I ask you a rhetorical question to which the answer is “No!”:

Could Jesus ever have imagined that 1,500 years after his birth, that the famous architect and artist Michelangelo would even build a St. Peter’s Basilica?

Not accepting the traditional argument that since Jesus was the Son of God and that he knows everything, he must have known?

As I see, Jesus, sitting down today on the slopes of Galilee, a roman basilica was the farthest thing from his imagination.  Jesus was not an architect, nor a psychologist, but he was God’s interpreter for a world of human beings, for the meaning to their lives, and their dreams for the future.

Jesus often spoke in parables.  Often, he put opposites together that seemed to clash.  Today, we hear the foundation of his message, and the most profound truths that enable life to flourish.

The first principle of life is that *everything* is a gift – a mystery, a new possibility that we have received from God.

A gift we never dreamed of having, and sometimes, do not know how to live to its full possibilities.

How does life work?  Notice, really notice please, that Jesus tells us that there is an inner spirit to life, that enables us to live a blessed life.  Jesus tells us to focus on this quality.  It has nothing to do with money or property or bank accounts or investments, or fanciful human dreams.

Jesus uses the word “Blessed” to describe a clarity about the meaning of life, living a selfless spirit of wisdom and decision-making, a wholesome peacefulness about life, about others, about where I am in life, a selfless sense of service and sharing.  An insight about living that makes all the difference is being happy and being productive and fulfilled.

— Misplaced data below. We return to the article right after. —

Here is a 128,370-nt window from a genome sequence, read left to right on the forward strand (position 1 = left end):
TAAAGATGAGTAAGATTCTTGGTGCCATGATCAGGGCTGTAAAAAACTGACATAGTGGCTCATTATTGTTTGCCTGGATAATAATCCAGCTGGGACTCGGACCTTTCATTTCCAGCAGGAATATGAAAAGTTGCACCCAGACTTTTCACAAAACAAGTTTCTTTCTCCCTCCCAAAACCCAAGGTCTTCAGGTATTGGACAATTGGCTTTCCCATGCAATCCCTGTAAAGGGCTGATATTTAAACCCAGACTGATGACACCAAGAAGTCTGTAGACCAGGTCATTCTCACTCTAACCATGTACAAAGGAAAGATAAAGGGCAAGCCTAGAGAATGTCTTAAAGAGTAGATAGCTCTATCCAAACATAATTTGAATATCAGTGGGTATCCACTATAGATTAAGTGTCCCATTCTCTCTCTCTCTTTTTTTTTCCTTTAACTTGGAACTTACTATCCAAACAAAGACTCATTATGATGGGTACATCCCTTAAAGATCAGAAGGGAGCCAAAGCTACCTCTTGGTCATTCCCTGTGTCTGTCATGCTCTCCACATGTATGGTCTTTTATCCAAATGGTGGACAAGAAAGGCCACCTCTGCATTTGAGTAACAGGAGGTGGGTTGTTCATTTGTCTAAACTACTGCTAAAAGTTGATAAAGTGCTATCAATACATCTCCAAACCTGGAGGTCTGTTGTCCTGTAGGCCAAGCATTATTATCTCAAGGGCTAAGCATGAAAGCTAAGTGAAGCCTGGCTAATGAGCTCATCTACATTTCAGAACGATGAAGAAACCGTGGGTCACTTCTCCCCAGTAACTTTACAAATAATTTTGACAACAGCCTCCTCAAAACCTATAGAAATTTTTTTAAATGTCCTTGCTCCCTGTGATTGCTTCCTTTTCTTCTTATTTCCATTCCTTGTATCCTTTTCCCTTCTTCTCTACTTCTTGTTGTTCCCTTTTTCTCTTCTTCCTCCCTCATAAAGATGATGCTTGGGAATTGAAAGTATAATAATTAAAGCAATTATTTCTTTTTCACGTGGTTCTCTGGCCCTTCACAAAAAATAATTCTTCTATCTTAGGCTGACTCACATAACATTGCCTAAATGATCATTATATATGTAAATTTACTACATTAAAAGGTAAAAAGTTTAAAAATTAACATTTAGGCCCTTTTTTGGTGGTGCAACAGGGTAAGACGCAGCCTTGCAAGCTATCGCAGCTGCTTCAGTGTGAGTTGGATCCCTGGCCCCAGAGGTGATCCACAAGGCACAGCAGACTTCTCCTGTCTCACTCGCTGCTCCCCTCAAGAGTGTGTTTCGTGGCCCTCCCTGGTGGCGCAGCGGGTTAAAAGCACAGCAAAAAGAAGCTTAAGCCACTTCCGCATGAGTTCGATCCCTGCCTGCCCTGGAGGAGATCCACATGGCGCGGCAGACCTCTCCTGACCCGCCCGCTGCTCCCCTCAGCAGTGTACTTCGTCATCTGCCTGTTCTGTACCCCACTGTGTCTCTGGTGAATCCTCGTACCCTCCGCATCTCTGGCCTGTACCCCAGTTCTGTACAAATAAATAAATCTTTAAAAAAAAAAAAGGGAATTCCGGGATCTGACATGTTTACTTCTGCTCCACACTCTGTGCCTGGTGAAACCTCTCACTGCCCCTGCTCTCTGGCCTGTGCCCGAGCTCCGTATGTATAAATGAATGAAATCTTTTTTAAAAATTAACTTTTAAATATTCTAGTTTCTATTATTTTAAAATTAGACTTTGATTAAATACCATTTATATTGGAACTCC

Do I have the kind of spirit that Jesus is suggesting that I have?  The beatitude is not a thing or an appendage to my personality, but rather the generous loving, gracious spirit within which I live life and which I share with others.

As I hear them read again today, we ask ourselves:  Are these the first qualities that I want to imitate, for which I want to be noted?

“Blessed are the poor in Spirit, for theirs is the kingdom of heaven.”  The first beatitude is the topic sentence and includes all the rest.

God defines for us the goal or the kind of human being to become.

St. Paul reminds us today to temper our pride, our sense of accomplishment, and our unbridled ambition to succeed.  He writes: “Not many of you were very powerful, not many were of noble birth.  God chose the foolish to shame the smart.”  Does what we pursue in life have anything to do with what God wants for our life?

The person with a beatitude spirit is very intelligent and judges the consequences of their choices… is a person who sees far beyond the present to our final destiny.  He or she knows that life is short, that gospel spirituality evolves and transforms a personal life into a wise, generous and effective life.  The beatitude person understands how life evolves and works, that it’s in giving of our self, that we receive, that we come to be, that we find our future.

“Whoever boasts,” St. Paul advises, “should boast in the Lord.”  We have to discover how to translate that into our lives.

Everything that I share, all that I am, how I live my life is a gift from God.  Today’s beatitudes are Jesus’ suggestions for how to live the gift of our lives – who we become as a person and how we define our place in the world.